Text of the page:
Business Irish

Thursday 18 July 2019

Stobart Air's takeover talks move up a gear

The Irish Euro 2016 squad flew out to France with CityJet
The Irish Euro 2016 squad flew out to France with CityJet
John Mulligan

John Mulligan

Takeover talks between CityJet and Stobart Air have intensified, with signs a deal could be soon ready to land, the Irish Independent has learned.

The two Dublin-based airlines have been involved in negotiations for a number of months with a view to CityJet striking a merger deal with the Stobart Air business, which operates the Aer Lingus Regional service.

That was initially just one of a number of options being explored by Stobart.

The Irish Independent revealed the takeover talks in March.

Striking a merger involves a significant number of players. Stobart Air is 45pc-owned by UK transport group Stobart. Invesco Perpetual owns 40pc, whole broker Cenkos owns 10pc. Former Aer Arann chairman Padraig O'Ceidigh owns 5pc. The airline, previously known as Aer Arann, was acquired out of Examinership by Stobart and its partners.

Last year, Invesco signalled it wanted to exit the business. Stobart Air then began exploring a possible sale of the company.

That drew bids for about €65m, including one from Stobart Air managing director Sean Brogan.

However, last month Mr Brogan's departure from the airline was announced, ending the possibility of a management buyout.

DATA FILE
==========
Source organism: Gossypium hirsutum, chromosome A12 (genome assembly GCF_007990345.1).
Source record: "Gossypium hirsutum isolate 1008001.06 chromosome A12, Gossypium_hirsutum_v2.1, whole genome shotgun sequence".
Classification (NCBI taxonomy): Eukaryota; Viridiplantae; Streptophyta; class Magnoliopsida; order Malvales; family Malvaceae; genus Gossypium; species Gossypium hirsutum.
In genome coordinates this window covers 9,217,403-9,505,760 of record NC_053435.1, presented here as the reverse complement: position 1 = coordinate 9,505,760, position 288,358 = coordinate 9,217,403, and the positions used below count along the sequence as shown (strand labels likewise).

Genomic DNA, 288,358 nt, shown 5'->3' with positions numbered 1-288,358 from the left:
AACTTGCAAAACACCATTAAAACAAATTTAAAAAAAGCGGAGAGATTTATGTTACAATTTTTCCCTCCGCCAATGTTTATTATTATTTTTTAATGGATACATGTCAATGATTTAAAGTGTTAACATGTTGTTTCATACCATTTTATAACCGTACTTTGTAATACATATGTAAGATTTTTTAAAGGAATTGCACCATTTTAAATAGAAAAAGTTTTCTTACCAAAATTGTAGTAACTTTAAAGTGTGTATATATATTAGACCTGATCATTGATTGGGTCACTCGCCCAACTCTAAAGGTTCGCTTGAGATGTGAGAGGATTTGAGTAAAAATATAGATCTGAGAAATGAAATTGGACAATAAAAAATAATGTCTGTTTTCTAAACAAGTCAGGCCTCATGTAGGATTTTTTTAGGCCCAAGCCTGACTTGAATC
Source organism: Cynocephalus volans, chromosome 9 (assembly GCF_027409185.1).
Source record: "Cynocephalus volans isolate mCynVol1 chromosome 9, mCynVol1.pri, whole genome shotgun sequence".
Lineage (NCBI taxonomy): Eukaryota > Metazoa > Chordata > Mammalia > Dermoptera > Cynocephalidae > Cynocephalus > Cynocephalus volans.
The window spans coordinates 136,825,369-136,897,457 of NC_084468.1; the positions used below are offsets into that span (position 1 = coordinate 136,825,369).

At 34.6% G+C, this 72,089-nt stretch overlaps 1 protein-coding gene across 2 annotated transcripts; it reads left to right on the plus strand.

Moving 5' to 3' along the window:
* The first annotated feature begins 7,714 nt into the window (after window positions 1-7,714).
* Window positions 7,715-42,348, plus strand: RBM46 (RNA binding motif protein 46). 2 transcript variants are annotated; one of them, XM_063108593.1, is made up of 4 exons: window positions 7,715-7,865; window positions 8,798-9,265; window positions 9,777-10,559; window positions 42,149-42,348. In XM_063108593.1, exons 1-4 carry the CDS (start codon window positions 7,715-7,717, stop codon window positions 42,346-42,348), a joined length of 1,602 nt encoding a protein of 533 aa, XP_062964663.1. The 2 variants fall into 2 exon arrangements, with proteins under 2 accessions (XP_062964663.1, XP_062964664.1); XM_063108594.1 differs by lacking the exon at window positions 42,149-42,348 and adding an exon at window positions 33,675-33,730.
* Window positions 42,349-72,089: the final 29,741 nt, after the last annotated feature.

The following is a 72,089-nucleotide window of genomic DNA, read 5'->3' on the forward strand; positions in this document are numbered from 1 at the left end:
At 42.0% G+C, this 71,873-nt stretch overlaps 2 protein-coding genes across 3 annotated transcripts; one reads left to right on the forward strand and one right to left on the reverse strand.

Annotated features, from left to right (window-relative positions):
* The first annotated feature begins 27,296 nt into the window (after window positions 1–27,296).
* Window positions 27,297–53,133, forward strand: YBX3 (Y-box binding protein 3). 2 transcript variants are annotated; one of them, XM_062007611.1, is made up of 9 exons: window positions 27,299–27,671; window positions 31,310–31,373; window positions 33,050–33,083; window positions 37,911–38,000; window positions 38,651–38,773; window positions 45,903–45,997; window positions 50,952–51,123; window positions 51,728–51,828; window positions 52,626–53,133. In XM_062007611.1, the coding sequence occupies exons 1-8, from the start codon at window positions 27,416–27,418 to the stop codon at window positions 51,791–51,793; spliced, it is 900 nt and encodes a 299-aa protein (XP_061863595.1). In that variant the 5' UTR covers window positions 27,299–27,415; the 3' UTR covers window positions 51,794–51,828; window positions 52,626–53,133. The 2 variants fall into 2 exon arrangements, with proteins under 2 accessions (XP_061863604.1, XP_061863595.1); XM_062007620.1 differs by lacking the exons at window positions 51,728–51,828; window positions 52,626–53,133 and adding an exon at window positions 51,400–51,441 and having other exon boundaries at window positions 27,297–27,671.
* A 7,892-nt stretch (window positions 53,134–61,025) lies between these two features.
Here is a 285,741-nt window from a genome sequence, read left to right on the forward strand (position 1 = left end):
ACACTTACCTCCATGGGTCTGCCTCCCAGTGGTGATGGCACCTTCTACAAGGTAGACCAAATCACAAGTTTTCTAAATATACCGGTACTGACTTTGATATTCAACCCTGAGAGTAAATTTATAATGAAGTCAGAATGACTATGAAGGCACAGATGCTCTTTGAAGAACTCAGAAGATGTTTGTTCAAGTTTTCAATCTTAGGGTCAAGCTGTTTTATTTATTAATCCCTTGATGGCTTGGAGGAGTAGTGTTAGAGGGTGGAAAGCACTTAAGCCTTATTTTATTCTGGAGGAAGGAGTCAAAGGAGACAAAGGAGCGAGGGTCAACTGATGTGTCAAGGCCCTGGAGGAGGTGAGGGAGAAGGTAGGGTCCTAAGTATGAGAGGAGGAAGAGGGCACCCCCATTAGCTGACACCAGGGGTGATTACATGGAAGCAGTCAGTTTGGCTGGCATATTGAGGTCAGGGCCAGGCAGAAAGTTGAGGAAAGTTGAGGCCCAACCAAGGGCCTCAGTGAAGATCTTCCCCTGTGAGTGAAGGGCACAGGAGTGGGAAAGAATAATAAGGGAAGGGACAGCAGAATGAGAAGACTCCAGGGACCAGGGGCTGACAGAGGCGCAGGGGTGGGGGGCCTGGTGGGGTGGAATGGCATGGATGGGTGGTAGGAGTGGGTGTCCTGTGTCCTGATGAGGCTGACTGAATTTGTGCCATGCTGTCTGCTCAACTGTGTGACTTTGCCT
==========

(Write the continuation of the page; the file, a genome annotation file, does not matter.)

In tandem with that sales process, Stobart Air has been exploring a tie-up with CityJet, which is now owned by a group of investors including founder Pat Byrne, having been acquired from Germany's Intro Aviation this year.

Under a planned deal, it's believed that CityJet would be the major partner in a merged group, with existing Stobart shareholders taking a minority holding.

But it's not clear how the existing relationship with Aer Lingus will evolve if a deal goes ahead.

Stobart Air's Aer Lingus Regional service feeds passengers from the UK to Dublin, enabling passengers to connect to services to North America.

But Aer Lingus has for some time been engaged in talks with Ryanair to see if its bigger rival could become a feeder airline for the former flag carrier, which is now owned by IAG.

Some issues remain to be resolved, such as who would take responsibility for lost baggage between Ryanair and Aer Lingus flights.

Also, transatlantic passengers would generally carry checked baggage. Transferring baggage from Ryanair flights could impede its short turnaround times.

Ryanair could generate a fee for providing passengers to the Aer Lingus network.

Ryanair is this summer trialling so-called interlining between its own flights at Stansted and Barcelona.

That allows passengers on Ryanair flights from cities not served by a wide range of destinations to connect to the airline's services at the bigger hubs, without having to go through security again. If successful, the trial will see Ryanair expand the service.

Irish Independent

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